Tag Archives | Neurology

Scientists Create Artificial Brain With 12-Second Memory

Petri-dish-brain-650The saddest thought ever: if you say ‘I love you’ to the tiny Cheerio-shaped brain in a petri dish, twelve seconds later it won’t remember. PopSci reports:

The technicolor ring is an artificial microbrain, derived from rat brain cells–just 40 to 60 neurons in total–that is capable of about 12 seconds of short-term memory.

Developed by a team at the University of Pittsburgh, the brain was created in an attempt to artificially nurture a working brain into existence so that researchers could study neural networks and how our brains transmit electrical signals and store data so efficiently. The did so by attaching a layer of proteins to a silicon disk and adding brain cells from embryonic rats that attached themselves to the proteins and grew to connect with one another in the ring.

But as if the growing of a tiny, functioning, donut-shaped brain in a petri dish wasn’t enough, the team found that when they stimulate the neurons with electricity, the pulse would circulate the microbrain for a full 12 seconds.

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Brain Scans Show Apple Products Triggering The Same Parts Of The Brain As Religion

1816630067_c70cddc78fGo figure — scans taken when Apple devotees were shown the company’s logo and products demonstrate that we literally worship our favorite brands. Digital Trends writes:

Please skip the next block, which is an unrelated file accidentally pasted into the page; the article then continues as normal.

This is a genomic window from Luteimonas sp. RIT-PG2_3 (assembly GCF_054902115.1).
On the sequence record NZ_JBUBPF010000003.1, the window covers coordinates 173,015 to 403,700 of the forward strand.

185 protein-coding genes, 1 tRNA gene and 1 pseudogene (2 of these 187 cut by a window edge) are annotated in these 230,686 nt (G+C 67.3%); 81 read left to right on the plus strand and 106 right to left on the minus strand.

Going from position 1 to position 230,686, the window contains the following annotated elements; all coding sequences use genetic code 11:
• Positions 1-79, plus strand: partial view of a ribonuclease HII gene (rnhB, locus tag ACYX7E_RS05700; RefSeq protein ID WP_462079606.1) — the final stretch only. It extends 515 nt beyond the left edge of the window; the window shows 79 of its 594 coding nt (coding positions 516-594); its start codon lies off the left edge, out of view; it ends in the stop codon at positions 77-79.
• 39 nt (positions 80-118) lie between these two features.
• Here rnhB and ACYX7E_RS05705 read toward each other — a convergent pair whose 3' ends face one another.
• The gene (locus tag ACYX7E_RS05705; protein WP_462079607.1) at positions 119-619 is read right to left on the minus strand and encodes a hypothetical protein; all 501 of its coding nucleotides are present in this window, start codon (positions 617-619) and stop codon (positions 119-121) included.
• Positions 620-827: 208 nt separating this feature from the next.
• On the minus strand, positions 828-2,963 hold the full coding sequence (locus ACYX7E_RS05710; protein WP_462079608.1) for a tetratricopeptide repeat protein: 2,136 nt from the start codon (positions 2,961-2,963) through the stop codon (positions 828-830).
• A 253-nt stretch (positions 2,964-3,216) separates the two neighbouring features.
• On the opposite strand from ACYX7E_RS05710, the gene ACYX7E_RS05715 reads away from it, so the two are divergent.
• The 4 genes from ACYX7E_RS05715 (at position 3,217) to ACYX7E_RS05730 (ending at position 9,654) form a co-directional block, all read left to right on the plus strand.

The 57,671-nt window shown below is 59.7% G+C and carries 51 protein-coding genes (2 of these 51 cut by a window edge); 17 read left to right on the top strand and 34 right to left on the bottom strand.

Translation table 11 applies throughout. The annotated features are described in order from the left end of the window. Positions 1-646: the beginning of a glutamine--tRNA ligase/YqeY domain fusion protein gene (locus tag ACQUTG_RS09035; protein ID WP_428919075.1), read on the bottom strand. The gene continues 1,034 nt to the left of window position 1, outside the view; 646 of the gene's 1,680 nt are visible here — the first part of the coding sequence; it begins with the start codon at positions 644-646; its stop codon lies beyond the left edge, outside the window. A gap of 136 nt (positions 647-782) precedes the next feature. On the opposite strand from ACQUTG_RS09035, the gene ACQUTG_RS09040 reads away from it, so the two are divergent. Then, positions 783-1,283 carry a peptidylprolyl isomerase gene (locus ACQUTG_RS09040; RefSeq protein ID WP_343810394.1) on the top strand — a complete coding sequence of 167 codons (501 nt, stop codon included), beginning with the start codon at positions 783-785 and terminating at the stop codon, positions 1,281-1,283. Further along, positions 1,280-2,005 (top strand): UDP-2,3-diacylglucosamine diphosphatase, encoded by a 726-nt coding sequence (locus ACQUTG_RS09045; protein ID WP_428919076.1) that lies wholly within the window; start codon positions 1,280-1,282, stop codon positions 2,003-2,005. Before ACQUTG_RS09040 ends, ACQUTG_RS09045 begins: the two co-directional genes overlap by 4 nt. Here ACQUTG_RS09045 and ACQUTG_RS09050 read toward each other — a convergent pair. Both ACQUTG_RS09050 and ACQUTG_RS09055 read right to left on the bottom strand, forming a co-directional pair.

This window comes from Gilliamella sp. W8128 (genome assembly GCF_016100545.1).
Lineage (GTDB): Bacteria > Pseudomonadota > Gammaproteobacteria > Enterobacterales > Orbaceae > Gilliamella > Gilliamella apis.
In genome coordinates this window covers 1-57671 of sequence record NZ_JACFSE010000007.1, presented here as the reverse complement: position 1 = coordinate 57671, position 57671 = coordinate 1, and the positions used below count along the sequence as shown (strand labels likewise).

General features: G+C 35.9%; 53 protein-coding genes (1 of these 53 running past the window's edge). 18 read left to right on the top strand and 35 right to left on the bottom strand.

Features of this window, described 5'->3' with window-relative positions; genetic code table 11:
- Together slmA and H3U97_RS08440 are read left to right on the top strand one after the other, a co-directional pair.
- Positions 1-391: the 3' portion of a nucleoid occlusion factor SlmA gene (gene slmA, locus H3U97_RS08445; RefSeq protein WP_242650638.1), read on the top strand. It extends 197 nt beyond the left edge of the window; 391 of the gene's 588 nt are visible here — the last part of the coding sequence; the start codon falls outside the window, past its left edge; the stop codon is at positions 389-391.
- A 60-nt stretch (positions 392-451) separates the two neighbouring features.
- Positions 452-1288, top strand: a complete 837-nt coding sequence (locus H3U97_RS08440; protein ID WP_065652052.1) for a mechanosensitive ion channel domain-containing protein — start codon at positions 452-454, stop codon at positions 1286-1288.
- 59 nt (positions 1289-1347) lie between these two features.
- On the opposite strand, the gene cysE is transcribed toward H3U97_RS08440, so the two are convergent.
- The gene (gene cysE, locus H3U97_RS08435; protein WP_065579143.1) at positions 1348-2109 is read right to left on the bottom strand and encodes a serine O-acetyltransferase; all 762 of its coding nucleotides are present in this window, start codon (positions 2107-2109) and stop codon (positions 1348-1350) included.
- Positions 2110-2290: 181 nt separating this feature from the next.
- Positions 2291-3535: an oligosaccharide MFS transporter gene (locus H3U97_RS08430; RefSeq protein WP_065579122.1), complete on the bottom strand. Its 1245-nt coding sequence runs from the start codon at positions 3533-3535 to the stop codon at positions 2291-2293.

UK neuroscientists suggest that the brains of Apple devotees are stimulated by Apple imagery in the same way that the brains of religious people are stimulated by religious imagery.

Alex Riley contacted the editor of World of Apple, Alex Brooks, an Apple worshipper who claims to think about Apple 24 hours a day, which is possibly 23 hours too many for most regular people. A team of neuroscientists studied Brooks’ brain while undergoing an MRI scan, to see how it reacted to images of Apple products and (heaven forbid) non-Apple products.

According to the neuroscientists, the scan revealed that there were marked differences in Brooks’ reactions to the different products. Previously, the scientists had studied the brains of those of religious faith, and they found that, as Riley puts it: “The Apple products are triggering the same bits of [Brooks'] brain as religious imagery triggers in a person of faith.”

This suggests that the big tech brands have harnessed, or exploit, the brain areas that have evolved to process religion,” one of the scientists says.

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Woman Awakens From Surgery With British Accent

110501_karen_butlerAnother baffling case as foreign accent syndrome (an actual medical condition) strikes again. When will a cure emerge? I prescribe being wrapped tightly in an American flag for two days, followed by 10 cc’s of apple pie. Spokane, WA’s Spokesman-Review reports:

Over the next few days, the swelling subsided and the pain vanished, but Butler’s newly acquired accent did not. Though it has softened over time, she’s never again spoken like a native Oregonian from Madras. To most people, she sounds British.

It took months to find an explanation: foreign accent syndrome, a disorder so rare that only about 60 cases have been documented worldwide since the early 1900s.

Foreign accent syndrome is usually caused by a stroke, though it also has been associated with multiple sclerosis, head injuries and migraines.